“‘The LORD will rejoice over thee with singing.’ Think of the great Jehovah singing! Can you imagine it? Is it possible to conceive of the Deity breaking into a song: Father, Son and Holy Ghost together singing over the redeemed?
God is so happy in the love which He bears to His people that He breaks the eternal silence, and sun and moon and stars with astonishment hear God chanting a hymn of joy…
If God sings, shall not we sing? He did not sing when He made the world. No; He looked upon it, and simply said that it was good. The angels sang, the sons of God shouted for joy: creation was very wonderful to them, but it was not much to God, who could have made thousands of worlds by His mere will.
Creation could not make Him sing; and I do not even know that Providence ever brought a note of joy from Him, for He could arrange a thousand kingdoms of providence with ease. But when it came to redemption, that cost Him dear. Here He spent eternal thought, and drew up a covenant with infinite wisdom.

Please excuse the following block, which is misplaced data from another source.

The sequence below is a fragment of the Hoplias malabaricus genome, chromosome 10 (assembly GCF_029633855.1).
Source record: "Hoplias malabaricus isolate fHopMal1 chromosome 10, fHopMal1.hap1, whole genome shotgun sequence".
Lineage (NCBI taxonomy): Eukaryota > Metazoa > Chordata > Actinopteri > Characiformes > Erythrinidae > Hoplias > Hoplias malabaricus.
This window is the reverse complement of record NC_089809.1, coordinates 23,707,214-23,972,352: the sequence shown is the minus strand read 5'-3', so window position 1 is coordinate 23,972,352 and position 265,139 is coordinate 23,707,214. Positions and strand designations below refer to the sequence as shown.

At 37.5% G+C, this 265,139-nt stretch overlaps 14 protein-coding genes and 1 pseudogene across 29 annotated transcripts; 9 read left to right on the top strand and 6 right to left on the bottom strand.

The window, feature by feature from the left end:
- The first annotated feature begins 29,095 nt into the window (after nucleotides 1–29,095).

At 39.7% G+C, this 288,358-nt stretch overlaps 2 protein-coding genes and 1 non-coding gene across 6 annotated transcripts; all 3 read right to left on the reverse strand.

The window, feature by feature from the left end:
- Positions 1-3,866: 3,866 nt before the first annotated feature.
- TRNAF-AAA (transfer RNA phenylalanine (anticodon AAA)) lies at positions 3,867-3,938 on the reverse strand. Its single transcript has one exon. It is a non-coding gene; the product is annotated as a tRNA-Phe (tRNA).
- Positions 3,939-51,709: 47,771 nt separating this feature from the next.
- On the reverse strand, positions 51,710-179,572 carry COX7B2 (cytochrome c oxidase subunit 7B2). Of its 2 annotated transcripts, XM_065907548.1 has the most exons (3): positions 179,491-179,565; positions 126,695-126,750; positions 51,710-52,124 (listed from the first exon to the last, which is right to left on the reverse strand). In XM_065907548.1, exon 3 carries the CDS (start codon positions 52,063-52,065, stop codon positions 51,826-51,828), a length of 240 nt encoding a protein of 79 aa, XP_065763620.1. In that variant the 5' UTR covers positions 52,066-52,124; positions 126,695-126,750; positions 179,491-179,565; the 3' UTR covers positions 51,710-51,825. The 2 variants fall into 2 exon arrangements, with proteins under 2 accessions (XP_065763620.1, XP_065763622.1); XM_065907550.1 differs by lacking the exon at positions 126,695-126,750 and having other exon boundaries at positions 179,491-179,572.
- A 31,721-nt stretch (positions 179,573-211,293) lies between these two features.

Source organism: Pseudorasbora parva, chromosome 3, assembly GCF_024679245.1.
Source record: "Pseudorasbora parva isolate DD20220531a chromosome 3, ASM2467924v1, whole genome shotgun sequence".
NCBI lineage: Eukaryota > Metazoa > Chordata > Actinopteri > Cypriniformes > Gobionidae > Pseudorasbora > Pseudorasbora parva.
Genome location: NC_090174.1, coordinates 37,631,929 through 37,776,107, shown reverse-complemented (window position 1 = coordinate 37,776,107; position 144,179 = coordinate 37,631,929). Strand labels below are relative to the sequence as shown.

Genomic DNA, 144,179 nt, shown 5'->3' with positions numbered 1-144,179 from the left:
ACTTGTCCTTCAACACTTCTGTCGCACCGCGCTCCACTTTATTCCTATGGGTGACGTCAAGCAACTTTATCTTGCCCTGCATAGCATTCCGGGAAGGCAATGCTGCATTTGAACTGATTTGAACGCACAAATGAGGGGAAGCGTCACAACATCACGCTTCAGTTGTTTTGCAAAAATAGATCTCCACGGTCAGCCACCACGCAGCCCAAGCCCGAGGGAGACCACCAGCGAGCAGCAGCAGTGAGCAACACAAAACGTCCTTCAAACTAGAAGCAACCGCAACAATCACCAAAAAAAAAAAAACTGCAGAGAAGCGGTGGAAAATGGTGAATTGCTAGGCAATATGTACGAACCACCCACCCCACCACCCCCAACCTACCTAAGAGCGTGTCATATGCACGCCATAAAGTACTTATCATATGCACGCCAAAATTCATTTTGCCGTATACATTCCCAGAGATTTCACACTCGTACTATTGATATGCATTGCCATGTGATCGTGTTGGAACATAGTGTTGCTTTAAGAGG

Here He gave His Only-begotten Son, and put Him to grief to ransom His beloved ones. When all was done, and the Lord saw what became of it in the salvation of His redeemed, then He rejoiced after a divine manner. What must the joy be which recompenses Gethsemane and Calvary!
Here we are among the Atlantic waves. The Lord God receives an accession to the infinity of His joy in the thought of His redeemed people. ‘He shall rejoice over thee with singing.’
I tremble while I speak of such themes, lest I should say a word that should dishonor the matchless mystery; but still we are glad to note what is written, and we are bound to take comfort from it. Let us have sympathy with the joy of the Lord, for this will be our strength.”
–Charles Spurgeon, “A Sermon for the Time Present,” an exposition of Zephaniah 3:16-18 delivered on October 30th, 1887, at the Metropolitan Tabernacle in London, England.